The Stormers provided South Africans with Super Rugby hope, writes MARK KEOHANE in Business Day newspaper.
A new Super Rugby competition heralded new faces – and that’s reason enough for cheer in SA’s rugby. Our game needs good news.
And it needed some on-field action after the chaos of a national administration that is too dominant a news item. Newlands – as has become custom – always provides the feel good factor, by way of crowd attendance, atmosphere and traditional values of a north versus south derby.
The quality of rugby at Newlands did not match what was produced in the season’s tournament opener in Auckland between the Blues and Highlanders. But that shouldn’t detract from the occasion. It was good to watch and the match was confrontational and direct.
The Stormers won comfortably and Robbie Fleck enjoyed a splendid Super Rugby debut as coach. Fleck, flamboyant as a midfielder for the Stormers and Springboks, was a surprise choice as coach of the Stormers when Eddie Jones opted out of the job after a week to coach England.
Jones, with all his international experience, would have taken a 33-9 win against a Bulls starting XV featuring seven Springboks. Fleck’s first-up return exceeded all expectation.
Good on him. Good on those who entrusted a local lad with the weight of expectation that comes with coaching in Cape Town.
One emphatic win over the traditional rival will not be the making of Fleck, but it’s as good a start as he could have asked for. It is a good news story and, recently, there have not been many of those in South African rugby. Take it and enjoy it.
Similarly, take the performance of the Du Preez brothers, Robert for the Stormers and Daniel and Jean-Luc for the Sharks, and enjoy that as well.
Dad Robert, an outstanding scrumhalf for the Bulls and Springboks, would have beamed at what his boys produced at the weekend.
Robert junior, man of the match in Cape Town, scored 23 points for the Stormers, but his performance was more than an accumulation of accurate goalkicking. He has wonderful qualities as a playmaker, as he showed in the Varsity Cup for Maties and for Western Province in the Currie Cup. He must be allowed to settle at No10 and he must be excused any stumbles along the way.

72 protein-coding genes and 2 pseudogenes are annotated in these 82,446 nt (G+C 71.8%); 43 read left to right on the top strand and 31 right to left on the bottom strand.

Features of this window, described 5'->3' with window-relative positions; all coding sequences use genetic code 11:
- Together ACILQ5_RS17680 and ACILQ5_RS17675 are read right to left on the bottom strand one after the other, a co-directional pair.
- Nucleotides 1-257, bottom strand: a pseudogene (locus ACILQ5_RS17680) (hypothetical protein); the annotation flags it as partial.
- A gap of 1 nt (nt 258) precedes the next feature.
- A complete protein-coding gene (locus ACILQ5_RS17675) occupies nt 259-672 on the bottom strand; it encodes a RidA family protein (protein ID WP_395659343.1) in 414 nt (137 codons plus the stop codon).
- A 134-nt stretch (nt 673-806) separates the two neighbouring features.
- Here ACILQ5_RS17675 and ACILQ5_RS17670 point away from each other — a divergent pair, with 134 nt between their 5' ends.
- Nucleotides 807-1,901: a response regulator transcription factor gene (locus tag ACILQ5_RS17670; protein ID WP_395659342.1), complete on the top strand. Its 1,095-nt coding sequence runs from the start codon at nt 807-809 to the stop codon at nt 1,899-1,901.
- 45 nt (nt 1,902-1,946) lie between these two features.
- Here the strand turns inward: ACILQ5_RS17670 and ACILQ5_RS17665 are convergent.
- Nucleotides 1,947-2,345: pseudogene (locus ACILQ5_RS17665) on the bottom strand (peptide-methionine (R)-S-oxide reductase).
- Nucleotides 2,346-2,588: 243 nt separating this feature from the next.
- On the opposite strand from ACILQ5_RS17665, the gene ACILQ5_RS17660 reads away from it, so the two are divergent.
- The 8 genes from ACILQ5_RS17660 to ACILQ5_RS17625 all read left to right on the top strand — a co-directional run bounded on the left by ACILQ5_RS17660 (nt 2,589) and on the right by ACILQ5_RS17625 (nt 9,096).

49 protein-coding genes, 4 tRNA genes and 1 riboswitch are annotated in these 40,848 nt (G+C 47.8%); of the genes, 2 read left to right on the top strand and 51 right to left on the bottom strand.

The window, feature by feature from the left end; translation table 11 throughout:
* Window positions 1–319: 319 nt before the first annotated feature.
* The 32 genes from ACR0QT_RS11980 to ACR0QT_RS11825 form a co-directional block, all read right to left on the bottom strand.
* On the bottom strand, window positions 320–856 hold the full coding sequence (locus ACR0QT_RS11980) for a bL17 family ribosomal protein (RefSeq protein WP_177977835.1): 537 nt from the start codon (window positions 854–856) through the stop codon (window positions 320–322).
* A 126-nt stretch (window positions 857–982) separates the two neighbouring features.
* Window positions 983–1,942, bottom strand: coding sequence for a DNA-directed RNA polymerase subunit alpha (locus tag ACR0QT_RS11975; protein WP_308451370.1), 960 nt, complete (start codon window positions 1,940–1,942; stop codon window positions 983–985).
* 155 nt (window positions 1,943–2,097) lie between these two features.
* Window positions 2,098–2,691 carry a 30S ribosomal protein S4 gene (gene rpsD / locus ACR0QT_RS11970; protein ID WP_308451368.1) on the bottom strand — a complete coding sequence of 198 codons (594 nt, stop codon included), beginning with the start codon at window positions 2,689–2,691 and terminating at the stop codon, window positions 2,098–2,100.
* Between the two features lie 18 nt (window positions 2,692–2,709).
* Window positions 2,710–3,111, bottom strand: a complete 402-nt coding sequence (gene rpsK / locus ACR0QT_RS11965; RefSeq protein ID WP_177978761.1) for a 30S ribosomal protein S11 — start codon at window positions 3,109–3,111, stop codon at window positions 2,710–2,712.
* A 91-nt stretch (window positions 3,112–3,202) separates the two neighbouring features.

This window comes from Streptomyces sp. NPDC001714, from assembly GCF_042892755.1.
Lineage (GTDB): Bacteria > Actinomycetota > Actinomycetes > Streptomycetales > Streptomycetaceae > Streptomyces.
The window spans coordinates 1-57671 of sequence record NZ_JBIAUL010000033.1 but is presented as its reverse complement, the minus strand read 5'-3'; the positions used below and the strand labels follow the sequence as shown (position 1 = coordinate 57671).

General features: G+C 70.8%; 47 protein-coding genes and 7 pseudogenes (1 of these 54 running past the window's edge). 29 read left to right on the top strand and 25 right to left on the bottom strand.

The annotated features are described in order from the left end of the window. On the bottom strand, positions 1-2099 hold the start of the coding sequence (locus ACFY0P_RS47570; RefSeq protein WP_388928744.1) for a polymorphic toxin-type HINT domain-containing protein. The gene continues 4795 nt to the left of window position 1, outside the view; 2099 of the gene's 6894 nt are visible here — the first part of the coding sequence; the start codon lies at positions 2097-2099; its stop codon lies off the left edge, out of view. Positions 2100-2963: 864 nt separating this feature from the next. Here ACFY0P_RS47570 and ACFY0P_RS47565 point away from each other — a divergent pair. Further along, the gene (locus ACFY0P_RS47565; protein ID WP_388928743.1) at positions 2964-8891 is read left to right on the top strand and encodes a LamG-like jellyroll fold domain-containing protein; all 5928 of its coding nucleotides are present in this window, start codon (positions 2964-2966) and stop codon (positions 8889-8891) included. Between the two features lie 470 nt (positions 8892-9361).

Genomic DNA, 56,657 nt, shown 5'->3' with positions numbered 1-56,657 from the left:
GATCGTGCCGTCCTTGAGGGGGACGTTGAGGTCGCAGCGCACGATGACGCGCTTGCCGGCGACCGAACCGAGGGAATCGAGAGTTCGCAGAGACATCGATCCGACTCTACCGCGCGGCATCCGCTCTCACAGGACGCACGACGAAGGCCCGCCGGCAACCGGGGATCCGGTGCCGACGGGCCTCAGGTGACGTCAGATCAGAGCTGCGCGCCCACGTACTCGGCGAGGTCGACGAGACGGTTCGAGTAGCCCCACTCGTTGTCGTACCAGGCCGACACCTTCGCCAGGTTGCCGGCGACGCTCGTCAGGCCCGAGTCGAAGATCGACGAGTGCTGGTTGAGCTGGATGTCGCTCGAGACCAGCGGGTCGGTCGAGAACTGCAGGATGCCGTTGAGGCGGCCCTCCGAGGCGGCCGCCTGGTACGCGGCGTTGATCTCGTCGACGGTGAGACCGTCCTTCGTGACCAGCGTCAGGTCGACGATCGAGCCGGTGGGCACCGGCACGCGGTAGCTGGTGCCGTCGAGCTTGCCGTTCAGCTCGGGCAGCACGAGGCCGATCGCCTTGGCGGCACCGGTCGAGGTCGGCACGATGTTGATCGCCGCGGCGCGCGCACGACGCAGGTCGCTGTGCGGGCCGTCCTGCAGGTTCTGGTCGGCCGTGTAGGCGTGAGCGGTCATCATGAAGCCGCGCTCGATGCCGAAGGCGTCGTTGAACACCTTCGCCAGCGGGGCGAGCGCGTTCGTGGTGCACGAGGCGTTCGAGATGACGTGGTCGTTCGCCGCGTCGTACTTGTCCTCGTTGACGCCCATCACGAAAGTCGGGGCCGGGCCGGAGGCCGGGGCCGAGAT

There’s not always the patience in SA’s talented youngsters. It’s often a hero-or-zero reaction. It’s time to allow them to evolve through the good and bad days.
Du Preez, like his younger twin siblings, has heaps of potential. Don’t think of them as Springboks just yet. Don’t talk of them as being the 2019 World Cup future. Just appreciate them now. They need to play, week in and week out. Individually, they were the highlight of the South Africans, who in a team context, were more stable than sensational.
The Stormers, as the squad strength suggests, are the most balanced and imposing of the South African competition contenders. Whether they are good enough to win the tournament is a question that can’t be answered on week one of a tournament that will be determined six months from now. But they give hope to a rugby nation that last year knew only darkness.
The Bulls were a disappointment. A team with seven Springboks should have offered more than the nine points in Cape Town.
The Cheetahs were equally disappointing in losing to the Jaguares after leading 24-3. There can be no positive in the squad giving up a 21-point lead at home.
The Lions also didn’t have the swagger befitting their Currie Cup form of 2015.
I expected them to maul Japanese tournament newcomers the Sunwolves. They won with a bonus point, but a 13-point differential put a question mark when there should have been an emphatic exclamation mark.
The Kings will take many a beating in this tournament, which is hardly surprising given the turbulent nature of their preparation.
The national governing body did the franchise a disservice, as did the administration of the EP Kings.
Two years ago, the Kings, in their Super Rugby debut season, averaged 31,000 in crowd attendance. This time round, on the Southern Kings’ return to an expanded Super 18, less than 11,000 made it to the ground.
It will only get worse before it gets better and much of the South African challenge in this year’s competition will be more woeful than wonderful.
New Zealand’s strength is a collective that neither SA nor Australia can match, but there is enough in the Stormers, Brumbies, Waratahs and possibly the Sharks to ensure that an all New Zealand final isn’t a given.
Photo: Shaun Roy/Gallo Images